In accordance with an embodiment, described herein is a system and method for providing commercial (advertisement) detection in digital media environments. A media stream, for example, a video stream of television shows or movies, can be analyzed either in advance or in realtime, to determine commercial segments or blocks within the media stream, and to distinguish them from (non-commercial) content segments or blocks. In accordance with an embodiment, frame features, black spaces, cue points, or other segment or block information can be used to improve the accuracy and precision with which commercials are identified. Particular commercials can be identified, together with information as to the location of those commercials within the media stream. In accordance with an embodiment, the media streams can be used within an on-demand cloud-based media environment, which allows a user to select within a plurality of media channels, or to locate or skip particular commercials.

Description

    CLAIM OF PRIORITY
  • This application is a continuation of U.S. patent application titled “SYSTEM AND METHOD FOR COMMERCIAL DETECTION IN DIGITAL MEDIA ENVIRONMENTS”, application Ser. No. 14/500,561, filed Sep. 29, 2014, subsequently issued as U.S. Pat. No. 9,565,456 on Feb. 7, 2017; which application is herein incorporated by reference.
  • COPYRIGHT NOTICE
  • A portion of the disclosure of this patent document contains material which is subject to copyright protection. The copyright owner has no objection to the facsimile reproduction by anyone of the patent document or the patent disclosure, as it appears in the Patent and Trademark Office patent file or records, but otherwise reserves all copyright rights whatsoever.
  • FIELD OF INVENTION
  • Embodiments of the invention are generally related to the providing of digital media content, for example as streamed television or other types of media, and are particularly related to a system and method for detection of commercials in such environments.
  • BACKGROUND
  • The digital media industry has evolved greatly within the past several years, with consumers now able to access large amounts of media content, for example music, videos, television shows, and movies, at any location or time of day, using a wide variety of computing systems, handheld entertainment devices, smartphones, or other types of media device.
  • Media content can be delivered by various means, including allowing users to download individual media items, such as songs or movies, to a particular device for later offline playback; or to access streamed channels of media content being broadcast in realtime to multiple devices, in a manner similar to broadcast or cable television.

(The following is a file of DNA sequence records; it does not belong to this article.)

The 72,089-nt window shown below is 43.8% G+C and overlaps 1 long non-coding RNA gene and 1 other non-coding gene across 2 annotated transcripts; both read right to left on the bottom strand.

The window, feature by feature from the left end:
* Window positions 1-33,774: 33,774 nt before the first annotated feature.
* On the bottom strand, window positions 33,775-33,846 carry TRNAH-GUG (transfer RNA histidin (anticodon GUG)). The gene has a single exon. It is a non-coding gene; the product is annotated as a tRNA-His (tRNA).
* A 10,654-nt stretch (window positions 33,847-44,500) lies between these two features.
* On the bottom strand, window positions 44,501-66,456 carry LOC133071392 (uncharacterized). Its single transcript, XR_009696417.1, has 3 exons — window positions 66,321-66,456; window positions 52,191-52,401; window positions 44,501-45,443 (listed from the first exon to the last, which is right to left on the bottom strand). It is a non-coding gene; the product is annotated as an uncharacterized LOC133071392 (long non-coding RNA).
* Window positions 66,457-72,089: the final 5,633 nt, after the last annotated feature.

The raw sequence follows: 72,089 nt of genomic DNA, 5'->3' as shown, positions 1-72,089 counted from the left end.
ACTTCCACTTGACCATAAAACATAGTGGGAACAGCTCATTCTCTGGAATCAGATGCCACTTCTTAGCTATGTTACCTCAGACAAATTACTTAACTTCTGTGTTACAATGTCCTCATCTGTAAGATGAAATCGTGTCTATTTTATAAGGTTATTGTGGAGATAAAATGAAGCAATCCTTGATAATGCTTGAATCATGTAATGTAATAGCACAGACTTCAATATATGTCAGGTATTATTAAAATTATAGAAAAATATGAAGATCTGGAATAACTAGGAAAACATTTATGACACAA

• Advances in network technology have increased the speed and reliability with which media content can be transmitted to individual media devices. This has enabled functionality such as allowing a user to be able to select between media streams or channels in an on-demand fashion, rather than tuning to a particular channel to receive a predefined transmission. Features that enhance the user's ability to access, view, and switch between different media channels can improve the overall user experience. These are generally the types of environments in which embodiments of the invention can be used.
  • SUMMARY
  • In accordance with an embodiment, described herein is a system and method for providing commercial (advertisement) detection in digital media environments. A media stream, for example, a video stream of television shows or movies, can be analyzed either in advance or in realtime, to determine commercial segments or blocks within the media stream, and to distinguish them from (non-commercial) content segments or blocks. In accordance with an embodiment, frame features, black spaces, cue points, or other segment or block information can be used to improve the accuracy and precision with which commercials are identified. Particular commercials can be identified, together with information as to the location of those commercials within the media stream. In accordance with an embodiment, the media streams can be used within an on-demand cloud-based media environment, which allows a user to select within a plurality of media channels, or to locate or skip particular commercials.
  • BRIEF DESCRIPTION OF THE FIGURES
  • FIG. 1 illustrates a system for providing commercial detection in digital media environments, in accordance with an embodiment.
  • FIG. 2 further illustrates a system for providing commercial detection, in accordance with an embodiment.
  • FIG. 3 illustrates the determination of content and commercial blocks in a media stream, in accordance with an embodiment.
  • FIG. 4 further illustrates the determination of content and commercial blocks, in accordance with an embodiment.